The One-spot Snapper (Lutjanus monostigma) is also known as the Black Spot Snapper, One-spot Seaperch and Onespot Perch. They are not that common on the Tanzanian coast but in the protected Marine Parks they are common.
One-spot Snapper have a typical snapper shape and the body is a silver color with a tint of pink on the facial area. The fins are yellow and they sometimes have a black spot slightly above mid body in the rear third of the body. They seem to have the ability to turn this spot off or make it fairly indistinct as can be seen in the image above whereas the specimen in the image below has darkened the spot. Certainly however the spot is more prominent on the juvenile fish.
This black spot makes them easy to confuse from a distance with the Ehrenberg’s Snapper and the Dory Snapper. The easy way to distinguish them against the other two species is the fact that the body is silver with no lines and the fins are yellow. The largest specimens we have seen have been around 50 cm but they grow up to 60 cm.
ONE-SPOT SNAPPER IN THE WILD
The One-spot Snapper is generally seen solitary as a juvenile but the adults are sometimes seen in small shoals swimming above the reef during the day, particularly on reef slopes as can be seen in the image two down. Theses shoals comprise of fifteen to twenty fish. The juveniles seem more common in turbid shallows than on the reef its self. In these areas they feed with Parrotfish and other species of bream.
One-spot Snapper are widely distributed across the tropical Indo-Pacific, from East Africa up to the Red Sea and across to the Ryukyu Islands in southern Japan and down to North Eastern Australia and Samoa. We have seen them on reef slopes down to depths of approximately 20 meters.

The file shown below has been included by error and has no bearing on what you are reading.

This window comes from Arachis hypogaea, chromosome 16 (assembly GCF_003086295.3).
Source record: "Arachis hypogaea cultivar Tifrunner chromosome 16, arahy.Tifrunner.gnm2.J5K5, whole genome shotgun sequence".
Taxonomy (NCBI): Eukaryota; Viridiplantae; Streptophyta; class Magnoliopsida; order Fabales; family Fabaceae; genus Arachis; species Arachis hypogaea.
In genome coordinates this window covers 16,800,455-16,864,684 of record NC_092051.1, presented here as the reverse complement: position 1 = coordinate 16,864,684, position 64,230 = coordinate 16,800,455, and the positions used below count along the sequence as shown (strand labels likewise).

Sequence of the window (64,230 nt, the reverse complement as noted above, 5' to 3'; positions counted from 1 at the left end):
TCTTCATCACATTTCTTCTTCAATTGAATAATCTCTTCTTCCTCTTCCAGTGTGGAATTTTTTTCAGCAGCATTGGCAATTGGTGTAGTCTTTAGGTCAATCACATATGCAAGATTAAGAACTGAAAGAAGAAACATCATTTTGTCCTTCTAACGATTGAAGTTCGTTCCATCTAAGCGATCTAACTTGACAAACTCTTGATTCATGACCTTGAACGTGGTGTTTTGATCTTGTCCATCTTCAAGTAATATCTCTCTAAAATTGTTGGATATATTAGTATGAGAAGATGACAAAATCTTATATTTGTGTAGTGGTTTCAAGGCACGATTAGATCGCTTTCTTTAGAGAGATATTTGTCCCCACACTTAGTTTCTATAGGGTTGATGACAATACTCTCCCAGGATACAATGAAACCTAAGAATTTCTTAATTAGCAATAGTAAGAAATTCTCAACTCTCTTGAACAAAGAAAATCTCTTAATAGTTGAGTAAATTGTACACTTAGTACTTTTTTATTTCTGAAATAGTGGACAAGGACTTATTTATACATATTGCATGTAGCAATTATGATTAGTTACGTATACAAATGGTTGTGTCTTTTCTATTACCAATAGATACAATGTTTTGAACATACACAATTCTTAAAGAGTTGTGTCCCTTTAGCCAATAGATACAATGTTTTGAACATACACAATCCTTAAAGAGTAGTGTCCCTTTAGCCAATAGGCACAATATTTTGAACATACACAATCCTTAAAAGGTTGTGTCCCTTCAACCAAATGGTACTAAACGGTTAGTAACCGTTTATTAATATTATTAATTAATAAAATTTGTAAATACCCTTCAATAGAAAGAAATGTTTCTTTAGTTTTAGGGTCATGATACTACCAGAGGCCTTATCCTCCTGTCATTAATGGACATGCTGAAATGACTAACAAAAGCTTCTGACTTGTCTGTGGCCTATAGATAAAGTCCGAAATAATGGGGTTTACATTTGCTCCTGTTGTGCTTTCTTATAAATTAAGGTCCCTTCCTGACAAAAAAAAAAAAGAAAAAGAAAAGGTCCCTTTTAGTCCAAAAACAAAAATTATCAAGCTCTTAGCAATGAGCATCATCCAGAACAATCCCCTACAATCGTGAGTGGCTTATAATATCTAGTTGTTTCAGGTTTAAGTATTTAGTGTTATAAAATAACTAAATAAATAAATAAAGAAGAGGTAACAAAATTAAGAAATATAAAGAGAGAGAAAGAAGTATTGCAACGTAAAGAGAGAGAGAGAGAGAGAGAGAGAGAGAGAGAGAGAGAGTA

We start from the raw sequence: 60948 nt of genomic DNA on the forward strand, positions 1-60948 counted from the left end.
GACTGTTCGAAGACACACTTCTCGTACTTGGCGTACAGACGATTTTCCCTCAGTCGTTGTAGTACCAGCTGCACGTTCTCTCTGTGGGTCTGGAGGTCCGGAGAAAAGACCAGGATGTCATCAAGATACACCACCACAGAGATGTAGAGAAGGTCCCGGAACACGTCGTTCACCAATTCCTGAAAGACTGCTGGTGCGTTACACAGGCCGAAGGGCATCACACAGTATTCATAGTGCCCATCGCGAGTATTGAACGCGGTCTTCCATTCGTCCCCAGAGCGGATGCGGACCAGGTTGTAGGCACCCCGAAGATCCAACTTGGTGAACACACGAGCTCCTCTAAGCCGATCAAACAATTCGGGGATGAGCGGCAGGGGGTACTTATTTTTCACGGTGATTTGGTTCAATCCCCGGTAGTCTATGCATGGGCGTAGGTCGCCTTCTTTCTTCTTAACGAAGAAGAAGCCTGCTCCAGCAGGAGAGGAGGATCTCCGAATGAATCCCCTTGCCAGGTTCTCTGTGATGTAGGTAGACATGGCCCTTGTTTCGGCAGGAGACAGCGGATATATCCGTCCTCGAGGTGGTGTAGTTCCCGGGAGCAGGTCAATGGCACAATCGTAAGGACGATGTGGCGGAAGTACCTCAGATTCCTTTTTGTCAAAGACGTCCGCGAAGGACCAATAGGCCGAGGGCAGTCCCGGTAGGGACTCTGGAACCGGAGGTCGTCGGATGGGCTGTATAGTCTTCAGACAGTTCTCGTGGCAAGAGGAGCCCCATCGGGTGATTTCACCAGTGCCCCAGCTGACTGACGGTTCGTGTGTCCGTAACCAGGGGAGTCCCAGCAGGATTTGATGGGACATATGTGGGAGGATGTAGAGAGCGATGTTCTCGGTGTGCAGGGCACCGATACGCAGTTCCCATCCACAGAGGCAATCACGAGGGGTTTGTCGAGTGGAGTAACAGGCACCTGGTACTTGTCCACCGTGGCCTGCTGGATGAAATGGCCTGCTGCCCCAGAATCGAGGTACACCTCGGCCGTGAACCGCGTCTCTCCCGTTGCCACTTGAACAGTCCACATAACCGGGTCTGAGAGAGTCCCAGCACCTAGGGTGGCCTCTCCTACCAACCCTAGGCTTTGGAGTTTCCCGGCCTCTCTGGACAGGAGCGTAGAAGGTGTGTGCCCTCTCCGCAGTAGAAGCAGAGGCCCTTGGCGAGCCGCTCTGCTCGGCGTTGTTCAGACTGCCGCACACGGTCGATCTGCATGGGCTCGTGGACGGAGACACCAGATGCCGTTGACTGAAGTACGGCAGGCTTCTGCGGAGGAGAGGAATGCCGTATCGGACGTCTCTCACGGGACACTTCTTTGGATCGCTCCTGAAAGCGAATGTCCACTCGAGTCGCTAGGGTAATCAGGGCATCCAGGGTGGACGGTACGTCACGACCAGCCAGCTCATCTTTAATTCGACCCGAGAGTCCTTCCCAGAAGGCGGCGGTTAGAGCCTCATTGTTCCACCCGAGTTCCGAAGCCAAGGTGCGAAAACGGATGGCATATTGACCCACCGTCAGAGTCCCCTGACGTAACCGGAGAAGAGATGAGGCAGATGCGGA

One-spot Snapper have a varied diet, feeding on fishes and crustaceans. Their diets vary with locally available prey items.
One-spot Snapper reach maturity at approximately 2 year at a size of 32 cm for the females. They have been known to live for up to 13 years. The adults group spawn in large numbers and the eggs which are round and transparent float off in the current. Spawning in East Africa lasts from November to May. After undergoing a pelagic stage the juveniles make their way back to the reefs. Group spawning usually takes place in areas of strong current.
One-spot Snapper are exploited commercially. In Tanzania they are caught by fishermen in traps and on lines and are occasionally netted in the shallows. They are usually sold fresh and are a highly sought after fish in restaurants. They are tasty to eat.
ONE-SPOT SNAPPER CLASSIFICATION
Allen, G.R. 1985. FAO Species Catalogue. Snappers of the World. An annotated and illustrated catalogue of lutjanid species known to date. FAO Fisheries Synopsis No. 125, Vol. 6. Rome : FAO 2
THE FISHES OF THE GENUS LUTIANUS OF THE
EAST AFRICAN COAST.
By F. H. TALBOT,
East African Marine Fisheries Research Organization, Zanzibar.